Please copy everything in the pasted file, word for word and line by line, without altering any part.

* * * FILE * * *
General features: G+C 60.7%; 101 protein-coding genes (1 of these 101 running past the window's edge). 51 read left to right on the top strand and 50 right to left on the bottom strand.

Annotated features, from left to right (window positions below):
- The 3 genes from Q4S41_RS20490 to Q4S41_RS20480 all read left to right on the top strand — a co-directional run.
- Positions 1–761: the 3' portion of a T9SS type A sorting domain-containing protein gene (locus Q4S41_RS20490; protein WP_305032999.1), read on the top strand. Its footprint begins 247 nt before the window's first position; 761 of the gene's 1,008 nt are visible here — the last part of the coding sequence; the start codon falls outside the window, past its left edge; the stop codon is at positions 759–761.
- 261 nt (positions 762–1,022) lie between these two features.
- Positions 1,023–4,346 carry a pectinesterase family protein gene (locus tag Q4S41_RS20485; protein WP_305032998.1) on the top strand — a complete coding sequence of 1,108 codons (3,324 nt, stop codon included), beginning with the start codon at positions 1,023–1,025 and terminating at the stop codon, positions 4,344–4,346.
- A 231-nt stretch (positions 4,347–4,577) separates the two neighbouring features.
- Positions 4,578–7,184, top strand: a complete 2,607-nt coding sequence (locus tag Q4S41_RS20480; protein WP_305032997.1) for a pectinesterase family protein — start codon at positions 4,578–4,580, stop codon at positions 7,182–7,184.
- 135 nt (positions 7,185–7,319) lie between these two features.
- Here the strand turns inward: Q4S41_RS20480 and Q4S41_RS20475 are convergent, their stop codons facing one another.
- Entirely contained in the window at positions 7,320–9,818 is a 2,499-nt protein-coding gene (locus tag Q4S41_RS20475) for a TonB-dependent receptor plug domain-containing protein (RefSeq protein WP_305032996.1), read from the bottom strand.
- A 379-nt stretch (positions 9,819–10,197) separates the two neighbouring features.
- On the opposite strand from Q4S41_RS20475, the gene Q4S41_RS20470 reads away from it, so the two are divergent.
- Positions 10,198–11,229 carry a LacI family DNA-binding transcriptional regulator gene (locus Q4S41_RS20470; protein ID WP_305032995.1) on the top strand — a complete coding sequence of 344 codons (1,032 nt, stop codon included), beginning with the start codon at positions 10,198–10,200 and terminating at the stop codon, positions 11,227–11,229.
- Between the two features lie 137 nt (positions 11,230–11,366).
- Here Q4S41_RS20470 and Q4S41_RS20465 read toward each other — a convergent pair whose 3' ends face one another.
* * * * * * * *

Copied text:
General features: G+C 60.7%; 101 protein-coding genes (1 of these 101 running past the window's edge). 51 read left to right on the top strand and 50 right to left on the bottom strand.

Annotated features, from left to right (window positions below):
- The 3 genes from Q4S41_RS20490 to Q4S41_RS20480 all read left to right on the top strand — a co-directional run.
- Positions 1–761: the 3' portion of a T9SS type A sorting domain-containing protein gene (locus Q4S41_RS20490; protein WP_305032999.1), read on the top strand. Its footprint begins 247 nt before the window's first position; 761 of the gene's 1,008 nt are visible here — the last part of the coding sequence; the start codon falls outside the window, past its left edge; the stop codon is at positions 759–761.
- 261 nt (positions 762–1,022) lie between these two features.
- Positions 1,023–4,346 carry a pectinesterase family protein gene (locus tag Q4S41_RS20485; protein WP_305032998.1) on the top strand — a complete coding sequence of 1,108 codons (3,324 nt, stop codon included), beginning with the start codon at positions 1,023–1,025 and terminating at the stop codon, positions 4,344–4,346.
- A 231-nt stretch (positions 4,347–4,577) separates the two neighbouring features.
- Positions 4,578–7,184, top strand: a complete 2,607-nt coding sequence (locus tag Q4S41_RS20480; protein WP_305032997.1) for a pectinesterase family protein — start codon at positions 4,578–4,580, stop codon at positions 7,182–7,184.
- 135 nt (positions 7,185–7,319) lie between these two features.
- Here the strand turns inward: Q4S41_RS20480 and Q4S41_RS20475 are convergent, their stop codons facing one another.
- Entirely contained in the window at positions 7,320–9,818 is a 2,499-nt protein-coding gene (locus tag Q4S41_RS20475) for a TonB-dependent receptor plug domain-containing protein (RefSeq protein WP_305032996.1), read from the bottom strand.
- A 379-nt stretch (positions 9,819–10,197) separates the two neighbouring features.
- On the opposite strand from Q4S41_RS20475, the gene Q4S41_RS20470 reads away from it, so the two are divergent.
- Positions 10,198–11,229 carry a LacI family DNA-binding transcriptional regulator gene (locus Q4S41_RS20470; protein ID WP_305032995.1) on the top strand — a complete coding sequence of 344 codons (1,032 nt, stop codon included), beginning with the start codon at positions 10,198–10,200 and terminating at the stop codon, positions 11,227–11,229.
- Between the two features lie 137 nt (positions 11,230–11,366).
- Here Q4S41_RS20470 and Q4S41_RS20465 read toward each other — a convergent pair whose 3' ends face one another.